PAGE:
To determine rates of hospitalization associated with respiratory syncytial virus (RSV) infection among children with and without specific medical conditions. Retrospective cohort study of all children <3 years old enrolled in the Tennessee Medicaid program from July 1989 through June 1993 (248,652 child-years). During the first year of life, the estimated number of RSV hospitalizations per 1000 children was 388 for those with bronchopulmonary dysplasia, 92 for those with congenital heart disease, 70 for children born at < or = 28 weeks' gestation, 66 for those born at 29 to <33 weeks, 57 for those born at 33 to <36 weeks, and 30 for children born at term with no underlying medical condition. In the second year of life, children with bronchopulmonary dysplasia had an estimated 73 RSV hospitalizations per 1000 children, whereas those with congenital heart disease had 18 and those with prematurity 16 per 1000. Overall, 53% of RSV hospitalizations occurred in healthy children born at term. Children with bronchopulmonary dysplasia have high rates of RSV hospitalization until 24 months of age. In contrast, after the first year of life, children with congenital heart disease or prematurity have rates no higher than that of children at low risk who are <12 months old.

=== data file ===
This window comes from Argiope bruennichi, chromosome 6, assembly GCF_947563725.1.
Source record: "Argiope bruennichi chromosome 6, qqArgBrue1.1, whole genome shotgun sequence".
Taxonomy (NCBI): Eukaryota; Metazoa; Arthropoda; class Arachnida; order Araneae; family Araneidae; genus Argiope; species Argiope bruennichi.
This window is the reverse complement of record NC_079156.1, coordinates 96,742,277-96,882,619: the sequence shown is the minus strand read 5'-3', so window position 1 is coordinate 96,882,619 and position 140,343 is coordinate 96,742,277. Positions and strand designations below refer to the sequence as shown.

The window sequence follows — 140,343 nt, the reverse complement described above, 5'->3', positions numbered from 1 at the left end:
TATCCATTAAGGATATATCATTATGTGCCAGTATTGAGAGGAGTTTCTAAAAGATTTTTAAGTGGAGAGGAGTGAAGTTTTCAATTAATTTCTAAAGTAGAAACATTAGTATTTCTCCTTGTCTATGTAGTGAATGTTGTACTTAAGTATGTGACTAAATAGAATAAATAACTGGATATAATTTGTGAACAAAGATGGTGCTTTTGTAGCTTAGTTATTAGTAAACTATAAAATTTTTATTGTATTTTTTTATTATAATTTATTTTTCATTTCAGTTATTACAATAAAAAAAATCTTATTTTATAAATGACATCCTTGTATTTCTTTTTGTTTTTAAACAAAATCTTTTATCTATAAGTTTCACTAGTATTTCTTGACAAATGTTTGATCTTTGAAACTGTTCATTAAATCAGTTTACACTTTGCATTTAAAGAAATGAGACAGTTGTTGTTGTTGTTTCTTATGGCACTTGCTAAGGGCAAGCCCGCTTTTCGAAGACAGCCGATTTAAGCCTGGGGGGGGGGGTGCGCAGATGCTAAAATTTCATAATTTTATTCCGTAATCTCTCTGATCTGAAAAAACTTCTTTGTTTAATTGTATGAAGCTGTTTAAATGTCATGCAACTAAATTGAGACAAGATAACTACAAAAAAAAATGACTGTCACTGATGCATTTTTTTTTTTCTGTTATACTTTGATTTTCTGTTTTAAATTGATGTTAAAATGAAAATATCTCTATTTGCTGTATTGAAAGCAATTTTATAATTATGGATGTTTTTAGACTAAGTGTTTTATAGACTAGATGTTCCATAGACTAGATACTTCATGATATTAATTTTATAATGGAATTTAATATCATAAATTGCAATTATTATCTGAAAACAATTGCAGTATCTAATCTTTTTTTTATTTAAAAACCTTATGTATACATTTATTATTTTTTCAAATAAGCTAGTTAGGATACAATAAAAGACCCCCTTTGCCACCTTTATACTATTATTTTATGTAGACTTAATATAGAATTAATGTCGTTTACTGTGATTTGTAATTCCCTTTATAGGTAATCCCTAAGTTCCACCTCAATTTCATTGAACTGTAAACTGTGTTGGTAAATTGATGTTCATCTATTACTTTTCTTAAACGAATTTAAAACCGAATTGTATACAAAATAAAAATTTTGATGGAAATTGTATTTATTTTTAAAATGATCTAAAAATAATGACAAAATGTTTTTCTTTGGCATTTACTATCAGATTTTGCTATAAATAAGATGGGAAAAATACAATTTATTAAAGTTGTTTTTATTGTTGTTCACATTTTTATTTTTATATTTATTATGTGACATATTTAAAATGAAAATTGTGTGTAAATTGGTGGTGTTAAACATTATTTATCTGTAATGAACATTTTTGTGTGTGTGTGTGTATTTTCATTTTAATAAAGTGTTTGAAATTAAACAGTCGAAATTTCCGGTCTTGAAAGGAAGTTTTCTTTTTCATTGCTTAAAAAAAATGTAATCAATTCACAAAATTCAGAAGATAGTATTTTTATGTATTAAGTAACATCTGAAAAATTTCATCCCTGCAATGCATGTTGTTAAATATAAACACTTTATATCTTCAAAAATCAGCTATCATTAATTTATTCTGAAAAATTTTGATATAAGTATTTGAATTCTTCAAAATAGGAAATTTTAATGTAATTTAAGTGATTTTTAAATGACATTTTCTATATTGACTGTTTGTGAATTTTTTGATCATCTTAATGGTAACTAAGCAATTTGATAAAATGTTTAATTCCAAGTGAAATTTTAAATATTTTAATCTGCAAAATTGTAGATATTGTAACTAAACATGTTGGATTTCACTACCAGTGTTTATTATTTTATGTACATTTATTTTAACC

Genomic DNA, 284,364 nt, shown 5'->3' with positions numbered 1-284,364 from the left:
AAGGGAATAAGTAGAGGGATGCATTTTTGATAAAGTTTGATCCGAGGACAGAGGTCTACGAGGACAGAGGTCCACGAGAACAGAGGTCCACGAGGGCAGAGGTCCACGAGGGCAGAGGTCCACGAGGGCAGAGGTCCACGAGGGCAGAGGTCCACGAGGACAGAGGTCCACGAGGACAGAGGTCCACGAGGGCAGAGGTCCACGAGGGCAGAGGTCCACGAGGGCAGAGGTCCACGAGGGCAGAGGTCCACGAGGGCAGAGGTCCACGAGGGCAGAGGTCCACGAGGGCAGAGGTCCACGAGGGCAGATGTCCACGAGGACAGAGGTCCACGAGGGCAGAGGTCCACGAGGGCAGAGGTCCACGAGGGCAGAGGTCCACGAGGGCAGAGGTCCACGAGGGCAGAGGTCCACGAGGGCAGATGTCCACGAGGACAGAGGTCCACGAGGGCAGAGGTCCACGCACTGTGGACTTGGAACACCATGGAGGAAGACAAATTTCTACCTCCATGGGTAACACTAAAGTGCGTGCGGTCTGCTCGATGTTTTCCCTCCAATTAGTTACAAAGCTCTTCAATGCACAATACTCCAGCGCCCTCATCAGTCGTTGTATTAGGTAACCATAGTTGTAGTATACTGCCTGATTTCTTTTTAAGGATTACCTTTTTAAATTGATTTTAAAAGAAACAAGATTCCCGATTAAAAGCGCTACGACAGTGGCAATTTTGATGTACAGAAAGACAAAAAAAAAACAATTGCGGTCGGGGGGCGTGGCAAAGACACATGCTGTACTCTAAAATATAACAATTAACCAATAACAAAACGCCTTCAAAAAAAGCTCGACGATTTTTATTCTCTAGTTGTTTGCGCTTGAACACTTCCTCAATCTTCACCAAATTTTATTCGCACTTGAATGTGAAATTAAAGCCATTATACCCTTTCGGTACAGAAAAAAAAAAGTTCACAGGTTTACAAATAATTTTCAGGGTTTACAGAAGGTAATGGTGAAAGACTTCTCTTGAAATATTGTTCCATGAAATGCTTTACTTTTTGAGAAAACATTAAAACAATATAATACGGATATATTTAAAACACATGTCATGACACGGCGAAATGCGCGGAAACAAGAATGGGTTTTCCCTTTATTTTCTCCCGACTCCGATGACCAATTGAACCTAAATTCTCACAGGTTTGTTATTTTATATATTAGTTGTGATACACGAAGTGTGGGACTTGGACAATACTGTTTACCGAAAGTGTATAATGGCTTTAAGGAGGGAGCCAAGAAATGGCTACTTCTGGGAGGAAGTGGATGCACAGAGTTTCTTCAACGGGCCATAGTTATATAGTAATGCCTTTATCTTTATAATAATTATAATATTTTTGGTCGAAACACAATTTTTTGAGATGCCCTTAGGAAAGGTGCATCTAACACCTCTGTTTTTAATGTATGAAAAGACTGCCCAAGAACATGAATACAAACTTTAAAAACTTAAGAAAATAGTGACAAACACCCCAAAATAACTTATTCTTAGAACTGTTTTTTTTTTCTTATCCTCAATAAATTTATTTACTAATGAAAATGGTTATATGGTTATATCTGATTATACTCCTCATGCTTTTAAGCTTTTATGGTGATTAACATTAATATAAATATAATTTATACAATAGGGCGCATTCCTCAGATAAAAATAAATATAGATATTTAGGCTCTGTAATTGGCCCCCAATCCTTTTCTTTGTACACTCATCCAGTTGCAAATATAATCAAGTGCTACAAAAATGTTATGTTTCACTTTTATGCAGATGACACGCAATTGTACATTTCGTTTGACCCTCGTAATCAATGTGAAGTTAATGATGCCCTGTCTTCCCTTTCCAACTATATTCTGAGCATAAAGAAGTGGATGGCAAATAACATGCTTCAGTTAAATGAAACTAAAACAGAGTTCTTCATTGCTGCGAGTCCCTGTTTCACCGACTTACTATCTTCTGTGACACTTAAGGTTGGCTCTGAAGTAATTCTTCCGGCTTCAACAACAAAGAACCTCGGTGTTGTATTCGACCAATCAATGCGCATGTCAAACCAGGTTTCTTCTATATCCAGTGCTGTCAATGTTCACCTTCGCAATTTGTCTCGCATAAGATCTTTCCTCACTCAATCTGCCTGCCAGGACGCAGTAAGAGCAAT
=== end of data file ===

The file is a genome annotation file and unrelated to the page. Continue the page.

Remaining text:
Author and article information

                Lancet Publishing Group
                1 May 2010
                1 May 2010
                : 375
                : 9725
                : 1545-1555
                [a ]Centre for Population Health Sciences, Global Health Academy, The University of Edinburgh, Edinburgh, UK
                [b ]Public Health Foundation of India, New Delhi, India
                [c ]Kenya Medical Research Institute (KEMRI), Centre for Geographic Medicine Research-Coast, Kilifi, Kenya
                [d ]Department of Biological Sciences, University of Warwick, Coventry, UK